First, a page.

We simply believe we can buy our way through everything with ‘Oil money’; we stopped being a productive nation and became a consuming nation. Nigeria import more goods into the country than export – a process that leads to national deficit (debt). Import duties are not properly accounted for, with Custom officials raking millions of Naira daily into private pockets. We are so obsessed with money that some of us go to any length to have it.

Contractual Obligations
In any civilised society the contempt of Court is a serious crime. A large percentage of companies and individuals will fail to honor their side of obligations believing that the other party to the deal cannot file a law suit. If the other party does, the party with the big bank balance or most influential in the society wins the court case. Lack of reliance on court order is a genuine threat to domestic and foreign business that wants to conduct business in the country.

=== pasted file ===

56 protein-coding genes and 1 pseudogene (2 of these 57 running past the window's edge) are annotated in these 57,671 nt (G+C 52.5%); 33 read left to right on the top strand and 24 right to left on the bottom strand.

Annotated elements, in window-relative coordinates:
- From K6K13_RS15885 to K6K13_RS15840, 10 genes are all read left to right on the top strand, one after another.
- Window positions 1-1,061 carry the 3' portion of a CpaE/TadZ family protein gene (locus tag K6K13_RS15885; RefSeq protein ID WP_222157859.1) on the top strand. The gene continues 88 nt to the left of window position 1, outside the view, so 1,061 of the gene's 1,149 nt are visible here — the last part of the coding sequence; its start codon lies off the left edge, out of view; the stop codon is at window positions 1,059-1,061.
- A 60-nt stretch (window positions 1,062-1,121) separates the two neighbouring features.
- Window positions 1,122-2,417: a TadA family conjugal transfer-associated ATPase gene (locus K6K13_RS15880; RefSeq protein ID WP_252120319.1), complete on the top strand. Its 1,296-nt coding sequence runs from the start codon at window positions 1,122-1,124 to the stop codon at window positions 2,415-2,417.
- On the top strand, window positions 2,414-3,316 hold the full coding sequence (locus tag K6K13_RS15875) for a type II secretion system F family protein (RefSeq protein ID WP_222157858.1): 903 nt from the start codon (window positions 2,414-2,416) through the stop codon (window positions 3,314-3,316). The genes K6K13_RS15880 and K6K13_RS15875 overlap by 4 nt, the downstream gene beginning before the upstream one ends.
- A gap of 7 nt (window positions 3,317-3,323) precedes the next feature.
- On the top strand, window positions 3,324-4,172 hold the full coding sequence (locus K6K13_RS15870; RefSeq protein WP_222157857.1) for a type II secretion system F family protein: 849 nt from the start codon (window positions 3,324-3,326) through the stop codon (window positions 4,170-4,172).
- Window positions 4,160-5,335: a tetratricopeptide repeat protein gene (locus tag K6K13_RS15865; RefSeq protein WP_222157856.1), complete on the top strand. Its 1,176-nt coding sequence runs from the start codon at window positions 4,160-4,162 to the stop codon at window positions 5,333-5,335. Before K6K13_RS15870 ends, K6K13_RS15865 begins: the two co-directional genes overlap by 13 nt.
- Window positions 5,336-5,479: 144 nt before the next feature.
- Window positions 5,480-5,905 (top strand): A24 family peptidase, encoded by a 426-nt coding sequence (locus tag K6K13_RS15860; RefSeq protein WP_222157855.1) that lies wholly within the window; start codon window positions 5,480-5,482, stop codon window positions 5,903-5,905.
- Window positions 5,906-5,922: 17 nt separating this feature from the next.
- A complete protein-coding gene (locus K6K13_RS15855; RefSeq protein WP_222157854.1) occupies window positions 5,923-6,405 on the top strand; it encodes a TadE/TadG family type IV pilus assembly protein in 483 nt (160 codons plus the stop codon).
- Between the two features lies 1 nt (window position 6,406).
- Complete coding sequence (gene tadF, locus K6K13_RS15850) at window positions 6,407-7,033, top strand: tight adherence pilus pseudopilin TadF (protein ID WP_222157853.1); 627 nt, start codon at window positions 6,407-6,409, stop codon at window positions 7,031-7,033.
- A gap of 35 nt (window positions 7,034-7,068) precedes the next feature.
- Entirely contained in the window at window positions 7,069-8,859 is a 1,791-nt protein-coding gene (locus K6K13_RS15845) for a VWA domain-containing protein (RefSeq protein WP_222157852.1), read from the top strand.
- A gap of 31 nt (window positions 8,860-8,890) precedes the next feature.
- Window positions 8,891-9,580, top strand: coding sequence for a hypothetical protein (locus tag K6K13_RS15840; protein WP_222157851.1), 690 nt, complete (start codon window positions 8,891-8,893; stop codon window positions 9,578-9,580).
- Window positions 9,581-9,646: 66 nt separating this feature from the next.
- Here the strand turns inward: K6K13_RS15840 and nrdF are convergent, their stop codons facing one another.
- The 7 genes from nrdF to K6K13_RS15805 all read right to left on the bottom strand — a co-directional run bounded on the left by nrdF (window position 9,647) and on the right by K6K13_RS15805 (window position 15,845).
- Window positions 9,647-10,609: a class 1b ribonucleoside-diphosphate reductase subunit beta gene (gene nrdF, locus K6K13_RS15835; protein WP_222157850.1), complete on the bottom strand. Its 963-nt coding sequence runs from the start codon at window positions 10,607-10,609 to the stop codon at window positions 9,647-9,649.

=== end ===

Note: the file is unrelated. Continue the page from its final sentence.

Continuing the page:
As a Nation perhaps the biggest obstacle in the development of Nigeria is oil discovery. Since Nigeria discovered Oil, we have simply lost our ways as a country. Our ability to be creative ceased as we found easy and fast ways of making money. The same attitude and approached is cultivated by most of us living at home and abroad. No one is really patient; It is all about quick bucks. Nigeria and other sub-Saharan countries were predominantly farmers but not any more. Everyone wants to live in the City and get a quick share of the oil money. There have been mass exodus from rural areas to the cities (Lagos especially). The tiny Lagos State inhabits 18million people today. This is twice the entire population of three States (Oyo, Ondo and Ogun States) combined in 1973 according to figures released for the abortive 1973 census. At the time Lagos State population was 2.5 million, a staggering 620% increase over 37years.